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5.1: How much of the CO2 Increase is Natural

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  • So the evidence, from both theory and observations (we have not even talked about models yet), suggests that the warming of the last century is unusual by the standards of the last few thousand years and almost certainly caused by increasing atmospheric CO₂ concentrations. But could the trends in CO₂ concentration themselves be natural?

    Almost certainly not. Figure \(\PageIndex{1}\) shows the history of atmospheric CO₂ and Antarctic temperature going back 800,000 years, thus covering many Milanković cycles. The CO₂ concentration was obtained from bubbles of air trapped in the ice cores.

    Clearly, the atmospheric concentration of CO₂ does vary naturally, in tandem with temperature, ranging from about 180 to about 280 parts per million by volume (ppmv). But the Milanković cycles cannot account for the enormous spike at the end of the record, a spike to 400 ppmv that humans put there. There is no evidence that it has been that large for many millions of years. If we do nothing, and there is no global economic meltdown, we may reach well over 1000 ppmv by the end of this century.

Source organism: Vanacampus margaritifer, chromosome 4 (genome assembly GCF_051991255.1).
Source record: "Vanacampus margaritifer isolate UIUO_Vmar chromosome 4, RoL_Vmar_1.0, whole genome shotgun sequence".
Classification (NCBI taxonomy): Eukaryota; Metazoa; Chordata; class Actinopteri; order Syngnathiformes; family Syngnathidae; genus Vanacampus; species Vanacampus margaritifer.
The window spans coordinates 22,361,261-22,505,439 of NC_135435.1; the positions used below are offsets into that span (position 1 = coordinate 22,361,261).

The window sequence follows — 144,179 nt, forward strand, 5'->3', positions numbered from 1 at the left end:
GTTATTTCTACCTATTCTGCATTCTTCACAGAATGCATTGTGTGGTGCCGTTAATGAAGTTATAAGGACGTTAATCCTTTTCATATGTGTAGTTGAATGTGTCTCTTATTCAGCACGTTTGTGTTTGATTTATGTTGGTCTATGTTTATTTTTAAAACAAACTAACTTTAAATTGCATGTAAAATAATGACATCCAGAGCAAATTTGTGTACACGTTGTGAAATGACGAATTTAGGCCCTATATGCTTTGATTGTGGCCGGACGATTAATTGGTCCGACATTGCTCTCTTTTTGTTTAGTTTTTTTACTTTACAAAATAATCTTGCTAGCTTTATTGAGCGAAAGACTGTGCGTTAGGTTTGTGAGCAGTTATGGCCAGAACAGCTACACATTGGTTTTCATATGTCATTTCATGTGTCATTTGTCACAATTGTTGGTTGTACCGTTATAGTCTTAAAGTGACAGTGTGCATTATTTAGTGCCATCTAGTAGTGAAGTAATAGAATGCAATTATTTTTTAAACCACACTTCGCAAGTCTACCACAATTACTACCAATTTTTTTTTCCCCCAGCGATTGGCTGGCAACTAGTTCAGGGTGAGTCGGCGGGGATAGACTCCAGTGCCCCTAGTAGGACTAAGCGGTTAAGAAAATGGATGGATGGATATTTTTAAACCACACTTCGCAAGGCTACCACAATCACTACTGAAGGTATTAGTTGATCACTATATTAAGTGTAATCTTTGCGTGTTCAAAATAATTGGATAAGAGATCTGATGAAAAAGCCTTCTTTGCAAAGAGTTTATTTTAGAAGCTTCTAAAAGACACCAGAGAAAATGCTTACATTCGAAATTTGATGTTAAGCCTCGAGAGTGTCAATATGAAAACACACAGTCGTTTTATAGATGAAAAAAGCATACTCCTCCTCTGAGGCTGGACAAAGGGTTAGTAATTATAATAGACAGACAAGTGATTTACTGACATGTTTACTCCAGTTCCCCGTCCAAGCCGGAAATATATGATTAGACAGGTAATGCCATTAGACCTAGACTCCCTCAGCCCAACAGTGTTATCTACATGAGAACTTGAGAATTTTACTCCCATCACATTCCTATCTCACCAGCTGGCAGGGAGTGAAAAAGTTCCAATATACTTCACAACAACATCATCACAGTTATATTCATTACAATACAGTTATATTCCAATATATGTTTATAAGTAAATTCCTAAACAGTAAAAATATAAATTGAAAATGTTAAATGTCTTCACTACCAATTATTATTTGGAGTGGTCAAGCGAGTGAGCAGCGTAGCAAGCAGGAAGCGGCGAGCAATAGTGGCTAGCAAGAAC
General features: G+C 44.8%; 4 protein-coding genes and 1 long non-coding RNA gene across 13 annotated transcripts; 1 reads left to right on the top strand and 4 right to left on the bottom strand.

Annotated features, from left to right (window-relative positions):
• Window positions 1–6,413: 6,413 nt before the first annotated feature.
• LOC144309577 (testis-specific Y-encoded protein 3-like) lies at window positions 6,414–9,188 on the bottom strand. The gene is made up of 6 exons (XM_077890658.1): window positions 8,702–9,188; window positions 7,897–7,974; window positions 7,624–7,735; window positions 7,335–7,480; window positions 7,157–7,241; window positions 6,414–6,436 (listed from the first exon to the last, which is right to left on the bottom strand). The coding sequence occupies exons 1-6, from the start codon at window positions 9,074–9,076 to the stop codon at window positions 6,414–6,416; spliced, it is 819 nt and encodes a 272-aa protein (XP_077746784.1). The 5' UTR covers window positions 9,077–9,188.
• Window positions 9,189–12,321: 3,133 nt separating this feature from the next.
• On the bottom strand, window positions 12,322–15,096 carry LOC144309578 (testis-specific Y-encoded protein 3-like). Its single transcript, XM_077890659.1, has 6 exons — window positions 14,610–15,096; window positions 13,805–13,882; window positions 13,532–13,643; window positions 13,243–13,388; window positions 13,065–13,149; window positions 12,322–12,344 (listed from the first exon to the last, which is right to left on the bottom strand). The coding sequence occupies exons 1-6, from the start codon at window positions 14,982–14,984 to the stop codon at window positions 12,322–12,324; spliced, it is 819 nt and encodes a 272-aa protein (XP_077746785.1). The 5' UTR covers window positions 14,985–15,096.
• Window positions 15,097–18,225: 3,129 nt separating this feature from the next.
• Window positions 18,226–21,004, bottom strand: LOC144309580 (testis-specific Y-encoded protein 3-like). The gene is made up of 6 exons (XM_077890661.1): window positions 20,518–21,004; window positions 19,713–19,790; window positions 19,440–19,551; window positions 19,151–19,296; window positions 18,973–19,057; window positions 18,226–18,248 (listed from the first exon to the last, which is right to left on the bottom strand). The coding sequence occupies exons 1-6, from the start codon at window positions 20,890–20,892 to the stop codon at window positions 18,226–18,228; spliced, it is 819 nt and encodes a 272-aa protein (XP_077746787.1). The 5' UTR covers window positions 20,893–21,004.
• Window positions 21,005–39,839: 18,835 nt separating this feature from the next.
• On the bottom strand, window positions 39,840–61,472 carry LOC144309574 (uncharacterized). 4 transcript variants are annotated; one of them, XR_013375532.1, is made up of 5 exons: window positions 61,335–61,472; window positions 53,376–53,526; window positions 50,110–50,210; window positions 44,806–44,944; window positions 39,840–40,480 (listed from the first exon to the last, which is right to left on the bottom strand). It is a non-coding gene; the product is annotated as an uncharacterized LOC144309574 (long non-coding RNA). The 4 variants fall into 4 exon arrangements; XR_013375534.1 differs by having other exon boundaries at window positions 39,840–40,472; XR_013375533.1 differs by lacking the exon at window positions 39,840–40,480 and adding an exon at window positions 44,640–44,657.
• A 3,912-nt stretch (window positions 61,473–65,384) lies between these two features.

A very close and careful analysis of the records of temperature and CO₂ in ice cores shows that during Milanković cycles, CO₂ mostly lags temperature, suggesting that the CO₂ variations were caused by the warming and cooling, not the other way around. In this case, the CO₂ was acting as a positive feedback, amplifying the Milanković oscillations. But in the last 100 years, the huge increase in CO₂ drove the temperature change. (The argument that one has to choose whether CO₂ is a forcing or a response is specious. The same agent can be a forcing in one circumstance and a response in another. Suppose you have a manual transmission car in first gear, pointed downhill, and you release the brake. The downhill motion of your car will spin up its engine. In fact, this is a good way to start your car if its battery is dead and you happen to be pointed downhill. But ordinarily, the engine powers the motion of the car.)

    Temperature and CO2 From Antarctic Ice Cores Over the Past 800,00 Years

    Figure \(\PageIndex{1}\): Atmospheric CO₂ (blue) and temperature (red) from Antarctic ice cores. The concentration of CO₂ in the year 2015 is shown by the star in the upper right. Data from Lüthi et al., 2008, Nature, 453, 379-382, and Jouzel et al., 2007, Science, 317, 793-797.